How to Resolve Inconsistencies
First, try to determine whether there are actually any inconsitancies. For example, the mtgcommander.net forums have their very own thread discussing the matter of Devoid specifically. The most concise explanation seems to be the one from Carthain:
(...) Colour Identity is the culmination of colours + colours of mana symbols on the card. It's a purely additive situation, you can't "lose" or "undo" adding a colour to a card's colour identity.
Devoid says that a card is colourless. It it's a characteristic defining ability that sets a colour (colourless is not a colour); it's not any of the mana symbols that define a colour; it's not a colour indicator on the card; Therefore, it doesn't have any impact on the colour identity of the card.
Sheldon Menery writes:
Color and color identity are two different (but related) things. Colorless-ness is not part of either.
Therefore, Blisterpod is colorless and has a green color identity, according to both sets of rules.
This being only a single case, it raises the question whether one set of rules does generally take precedence over the other, and which one does. So...
Which Rules are the "Official" Rules?
In an effort to solve this question better than with a guess, I decided to take the time and write something up that explains the historical events as well as their implications as best as I'm able to. Because there's no set-in-stone answer to be found anywhere, I encourage you to read through all of it, even though I have my own conclusion all the way on the bottom.
The EDH Era
Without going too much into historical matters here, this article will tell you a whole lot about the history of the format. In any case, the format has existed under the name EDH long before WotC took it up as Commander, and dragonhighlander.net (now mtgcommander.net) is the original web page where the rules were first made available online in order to reach a greater audience.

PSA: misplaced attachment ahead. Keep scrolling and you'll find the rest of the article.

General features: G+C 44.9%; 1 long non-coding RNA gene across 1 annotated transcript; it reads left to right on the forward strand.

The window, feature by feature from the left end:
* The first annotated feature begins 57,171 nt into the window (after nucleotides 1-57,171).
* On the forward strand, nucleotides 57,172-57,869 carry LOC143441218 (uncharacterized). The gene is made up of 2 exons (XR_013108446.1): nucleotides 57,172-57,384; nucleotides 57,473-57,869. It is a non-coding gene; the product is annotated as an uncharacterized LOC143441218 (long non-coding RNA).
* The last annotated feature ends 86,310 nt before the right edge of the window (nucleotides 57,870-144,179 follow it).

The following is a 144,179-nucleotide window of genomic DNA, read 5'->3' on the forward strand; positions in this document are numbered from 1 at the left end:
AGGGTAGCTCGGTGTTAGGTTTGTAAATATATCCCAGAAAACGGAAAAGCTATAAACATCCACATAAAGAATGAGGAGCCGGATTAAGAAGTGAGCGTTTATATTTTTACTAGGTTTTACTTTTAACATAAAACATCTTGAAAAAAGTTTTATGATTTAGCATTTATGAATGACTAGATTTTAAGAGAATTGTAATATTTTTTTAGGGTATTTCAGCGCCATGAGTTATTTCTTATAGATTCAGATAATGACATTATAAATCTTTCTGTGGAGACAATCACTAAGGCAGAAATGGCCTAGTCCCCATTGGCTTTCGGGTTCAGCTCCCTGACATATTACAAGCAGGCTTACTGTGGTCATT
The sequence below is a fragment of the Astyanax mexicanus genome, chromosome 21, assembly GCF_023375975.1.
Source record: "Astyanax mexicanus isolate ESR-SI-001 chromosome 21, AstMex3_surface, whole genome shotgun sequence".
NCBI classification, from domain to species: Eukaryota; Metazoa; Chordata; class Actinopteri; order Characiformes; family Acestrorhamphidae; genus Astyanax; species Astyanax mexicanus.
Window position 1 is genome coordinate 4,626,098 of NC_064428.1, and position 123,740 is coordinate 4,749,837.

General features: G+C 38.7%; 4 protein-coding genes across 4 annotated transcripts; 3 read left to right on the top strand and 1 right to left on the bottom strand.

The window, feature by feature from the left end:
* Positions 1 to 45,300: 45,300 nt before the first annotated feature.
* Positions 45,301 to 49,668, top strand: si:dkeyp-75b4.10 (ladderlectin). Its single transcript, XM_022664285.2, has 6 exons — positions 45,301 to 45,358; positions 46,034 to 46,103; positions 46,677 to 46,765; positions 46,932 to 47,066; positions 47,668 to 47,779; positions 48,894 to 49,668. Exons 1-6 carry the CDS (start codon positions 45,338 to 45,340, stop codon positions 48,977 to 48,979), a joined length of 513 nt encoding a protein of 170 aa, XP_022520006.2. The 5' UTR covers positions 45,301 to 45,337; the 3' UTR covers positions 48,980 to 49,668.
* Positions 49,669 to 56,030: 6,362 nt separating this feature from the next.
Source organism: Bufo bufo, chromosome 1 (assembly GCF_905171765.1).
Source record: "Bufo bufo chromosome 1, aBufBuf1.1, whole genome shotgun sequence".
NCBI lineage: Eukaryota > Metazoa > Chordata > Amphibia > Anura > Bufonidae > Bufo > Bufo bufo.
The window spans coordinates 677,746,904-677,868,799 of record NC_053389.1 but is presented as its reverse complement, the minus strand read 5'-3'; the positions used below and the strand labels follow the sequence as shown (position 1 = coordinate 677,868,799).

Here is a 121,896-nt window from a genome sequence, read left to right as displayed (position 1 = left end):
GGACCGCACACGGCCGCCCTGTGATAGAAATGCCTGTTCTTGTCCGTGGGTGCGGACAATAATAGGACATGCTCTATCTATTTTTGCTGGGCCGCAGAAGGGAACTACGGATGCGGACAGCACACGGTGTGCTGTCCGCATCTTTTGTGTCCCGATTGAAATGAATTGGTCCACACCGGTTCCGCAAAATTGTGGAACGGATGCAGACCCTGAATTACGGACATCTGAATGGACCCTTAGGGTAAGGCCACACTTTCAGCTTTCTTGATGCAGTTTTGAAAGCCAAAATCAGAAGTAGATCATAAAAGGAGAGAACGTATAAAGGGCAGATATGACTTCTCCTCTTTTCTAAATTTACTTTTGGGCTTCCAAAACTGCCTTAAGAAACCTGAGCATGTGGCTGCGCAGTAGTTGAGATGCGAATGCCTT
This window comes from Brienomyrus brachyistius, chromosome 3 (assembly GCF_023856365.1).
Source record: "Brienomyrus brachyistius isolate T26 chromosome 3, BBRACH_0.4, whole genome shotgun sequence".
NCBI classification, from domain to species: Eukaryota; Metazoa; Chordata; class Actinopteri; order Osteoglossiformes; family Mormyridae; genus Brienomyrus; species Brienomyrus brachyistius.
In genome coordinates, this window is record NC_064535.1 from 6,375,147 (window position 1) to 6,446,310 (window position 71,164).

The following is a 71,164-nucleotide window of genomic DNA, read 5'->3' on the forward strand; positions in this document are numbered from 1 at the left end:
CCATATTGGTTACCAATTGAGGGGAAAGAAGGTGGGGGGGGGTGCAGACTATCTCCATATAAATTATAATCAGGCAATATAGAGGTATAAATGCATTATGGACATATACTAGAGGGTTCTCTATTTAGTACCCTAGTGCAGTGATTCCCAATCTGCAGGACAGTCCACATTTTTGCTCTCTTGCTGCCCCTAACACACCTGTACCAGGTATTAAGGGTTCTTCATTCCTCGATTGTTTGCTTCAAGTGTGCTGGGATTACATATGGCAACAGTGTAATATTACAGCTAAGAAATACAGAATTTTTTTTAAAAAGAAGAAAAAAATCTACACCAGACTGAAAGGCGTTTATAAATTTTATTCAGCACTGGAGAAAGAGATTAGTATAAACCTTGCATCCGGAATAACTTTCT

This doesn't really help answering the question directly, however it disproves the first paragraph in CyberClaw's answer, which states that mtgcommander.net is meant merely as a "short quick explanation without any kind of deep rule (or care on their wording)."
The Commander Era
WotC eventually incorporated the format into their franchise by announcing the first Commander set along with the name change from EDH to Commander, and the respective WotC announcement mentions several important factors to the question at hand:
(...) we recognize the importance of keeping the format as player-run, even after we produce products that officially endorse it. To that end, we worked closely with Sheldon Menery and the rest of the EDH Rules Committee (we're lucky to have one of them, Scott Larabee, in house) to make sure our product adhered to their rules and stayed true to their spirit.
And further down in the article (emphasis theirs):
And finally ...
Wizards of the Coast and the DCI are not "taking over" the format! We will not be managing the rules or the banned list of the Commander format, instead leaving it in the capable hands of Sheldon Menery and his rules team. They deserve all the credit for this format's popularity and we don't want to mess with a good thing!
Conclusion & Implications
WotC still considers the Commander Rules Commitee as the maintainers of the rules, as evidenced rather clearly in the aforementioned sources directly from WotC. I haven't been able to find any evidence disputing what was said in those articles, or a change of mind at a later point in time.
The Commander Rules Commitee is in charge of maintaining the rules and the ban list and therefore the technically official source for rules, while WotC is incorporating those rules into the CR in a way suiting the style of the rest of the document, and likely being more precise as a result of that, making the CR the source probably best suited to resolve rule questions.
They aren't meant to be functionally different though, and if there were differences, they would likely be mistakes and the Commander Rules Commitee rules would have to take precedence (which has happened before, as acknowledged in an announcement about former rule 903.4 about color identity).
Knowing all of the above, keep in mind that Commander is a social format - in the end, what your player group wants to play should decide which cards you're allowed to include in your deck, whether it's a Blisterpod in an otherwise colorless deck, or a Spell Counter (just maybe keep some alternative cards around, should you meet a group who does not like the idea).
This means that ultimately, your playgroup is the final authority on each and every rule.